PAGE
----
PROJECT TO TRACE ‘EXTINCT’ LIONS
By Laura Wileman, Community Newswire
ANIMALS Lions Kent, 12 Mar 2009 – 16:47
A Kent charity is backing an urgent assessment being carried out to discover if a group of lions which have been extinct in the wild for more than half a century could still exist in zoos.
Barbary lions were once valued as royal gifts from North African kings and used for entertainment in the Roman Coliseum and circus acts.
Scientists are now trying to find the lions in the hope of reintroducing the species into a protected area in North Africa.
Pete Thompson of Wildlink International, in Kent, and Professor Helmut Hemmer and Dr Joachim Burger of the University of Mainz are carrying out the assessment, which has just been launched.
The study is being carried out by researchers in Germany, but Wildlink International says the scheme needs support from all over the globe.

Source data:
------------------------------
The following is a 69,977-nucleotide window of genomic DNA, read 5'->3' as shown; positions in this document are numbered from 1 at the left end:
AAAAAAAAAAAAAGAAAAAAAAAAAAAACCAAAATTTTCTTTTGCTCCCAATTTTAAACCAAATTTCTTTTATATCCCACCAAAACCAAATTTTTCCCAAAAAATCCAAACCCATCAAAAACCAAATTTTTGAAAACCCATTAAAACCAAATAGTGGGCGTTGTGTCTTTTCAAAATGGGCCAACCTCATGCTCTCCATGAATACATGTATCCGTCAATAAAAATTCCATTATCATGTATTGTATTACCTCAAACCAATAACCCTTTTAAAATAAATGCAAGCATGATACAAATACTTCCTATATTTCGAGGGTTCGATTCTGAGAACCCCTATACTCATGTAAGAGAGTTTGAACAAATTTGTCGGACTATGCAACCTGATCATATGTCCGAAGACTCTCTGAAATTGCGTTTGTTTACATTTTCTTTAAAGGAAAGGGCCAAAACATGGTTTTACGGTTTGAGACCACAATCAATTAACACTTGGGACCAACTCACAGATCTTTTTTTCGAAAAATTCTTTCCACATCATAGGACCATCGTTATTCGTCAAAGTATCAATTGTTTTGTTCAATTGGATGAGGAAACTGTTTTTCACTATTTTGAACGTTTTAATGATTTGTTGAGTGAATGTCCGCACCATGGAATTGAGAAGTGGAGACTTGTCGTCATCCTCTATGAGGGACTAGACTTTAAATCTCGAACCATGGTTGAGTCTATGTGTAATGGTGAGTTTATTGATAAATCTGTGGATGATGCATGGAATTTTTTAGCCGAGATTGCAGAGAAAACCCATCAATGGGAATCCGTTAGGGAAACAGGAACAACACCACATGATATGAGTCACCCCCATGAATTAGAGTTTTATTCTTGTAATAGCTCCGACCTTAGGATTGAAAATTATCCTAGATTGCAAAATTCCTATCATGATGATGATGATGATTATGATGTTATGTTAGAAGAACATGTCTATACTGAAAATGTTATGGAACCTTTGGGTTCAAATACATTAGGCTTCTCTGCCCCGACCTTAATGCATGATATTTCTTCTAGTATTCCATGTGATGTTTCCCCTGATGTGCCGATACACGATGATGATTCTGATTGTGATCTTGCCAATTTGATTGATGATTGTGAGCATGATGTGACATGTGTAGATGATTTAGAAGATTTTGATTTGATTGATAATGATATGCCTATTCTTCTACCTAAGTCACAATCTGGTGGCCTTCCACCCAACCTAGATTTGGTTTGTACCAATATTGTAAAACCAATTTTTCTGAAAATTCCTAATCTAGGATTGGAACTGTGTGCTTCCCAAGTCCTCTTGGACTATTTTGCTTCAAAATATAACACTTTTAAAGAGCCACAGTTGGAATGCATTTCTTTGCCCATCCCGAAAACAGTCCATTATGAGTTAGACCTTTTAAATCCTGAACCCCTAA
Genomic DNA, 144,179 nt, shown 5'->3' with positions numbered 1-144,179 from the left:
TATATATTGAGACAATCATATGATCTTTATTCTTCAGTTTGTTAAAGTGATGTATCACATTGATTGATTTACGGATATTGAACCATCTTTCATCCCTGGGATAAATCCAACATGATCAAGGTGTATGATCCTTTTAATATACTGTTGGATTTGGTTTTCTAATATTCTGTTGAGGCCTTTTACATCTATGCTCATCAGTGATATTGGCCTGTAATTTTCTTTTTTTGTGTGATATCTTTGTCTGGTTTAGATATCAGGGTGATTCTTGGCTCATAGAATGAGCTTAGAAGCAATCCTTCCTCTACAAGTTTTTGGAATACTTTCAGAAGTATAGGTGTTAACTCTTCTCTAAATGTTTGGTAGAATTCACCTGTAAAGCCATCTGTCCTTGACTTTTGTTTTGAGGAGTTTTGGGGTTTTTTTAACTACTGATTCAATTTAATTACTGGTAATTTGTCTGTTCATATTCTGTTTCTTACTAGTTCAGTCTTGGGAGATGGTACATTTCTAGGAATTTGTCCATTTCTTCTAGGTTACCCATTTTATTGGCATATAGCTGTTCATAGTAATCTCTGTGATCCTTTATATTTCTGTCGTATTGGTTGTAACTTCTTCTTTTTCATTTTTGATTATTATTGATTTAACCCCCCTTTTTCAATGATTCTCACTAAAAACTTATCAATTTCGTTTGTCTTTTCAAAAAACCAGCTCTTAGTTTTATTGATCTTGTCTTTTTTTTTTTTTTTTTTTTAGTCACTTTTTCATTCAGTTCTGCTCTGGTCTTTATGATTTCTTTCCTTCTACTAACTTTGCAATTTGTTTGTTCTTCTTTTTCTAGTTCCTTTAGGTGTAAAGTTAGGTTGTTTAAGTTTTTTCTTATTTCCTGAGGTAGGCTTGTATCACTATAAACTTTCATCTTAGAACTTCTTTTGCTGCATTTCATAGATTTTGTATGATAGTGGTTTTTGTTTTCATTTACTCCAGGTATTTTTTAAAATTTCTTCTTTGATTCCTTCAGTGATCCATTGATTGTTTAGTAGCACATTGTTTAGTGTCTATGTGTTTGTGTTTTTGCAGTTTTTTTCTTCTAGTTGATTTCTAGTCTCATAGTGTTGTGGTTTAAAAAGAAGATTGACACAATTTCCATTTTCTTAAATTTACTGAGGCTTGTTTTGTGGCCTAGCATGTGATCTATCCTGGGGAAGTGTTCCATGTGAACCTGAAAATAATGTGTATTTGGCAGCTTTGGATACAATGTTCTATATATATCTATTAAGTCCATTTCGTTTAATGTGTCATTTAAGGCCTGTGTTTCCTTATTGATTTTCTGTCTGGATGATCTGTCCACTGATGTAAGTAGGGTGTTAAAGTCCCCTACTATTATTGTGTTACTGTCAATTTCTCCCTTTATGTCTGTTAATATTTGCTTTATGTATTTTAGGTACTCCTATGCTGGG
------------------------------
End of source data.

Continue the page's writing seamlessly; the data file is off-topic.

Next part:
Pete said: “If there are any lions left in captivity that can make the case to preserve the subspecies, there is a huge responsibility to find them wherever they might be. Extinction is forever. Captivity with the highest welfare standards for the purpose of conservation can maybe help people understand the difficult choices wildlife supporters have to make to turn things around.”
Philip Huckin, also from the charity, said if the lions do exist in captivity they will have been bred with different species. He said the barbary lion genes will be diluted. “The barbary lions may become more hybridised in our day beacues different species are breeding,” he said.
He said there were reports that barbary lions existed in about 100 different locations across the world. The ultimate aim is to see if, once discovered, the species can be rehomed in West Africa.
“Unless we find out if there is enough DNA soon we will never get the chance to do it again. There are already lion problems in Africa and it seems incredibly wasteful not to see if there’s enough genetic material to eventually add to the lion pool,” he said.
Learn more about big cats and Big Cat Rescue at http://bigcatrescue.org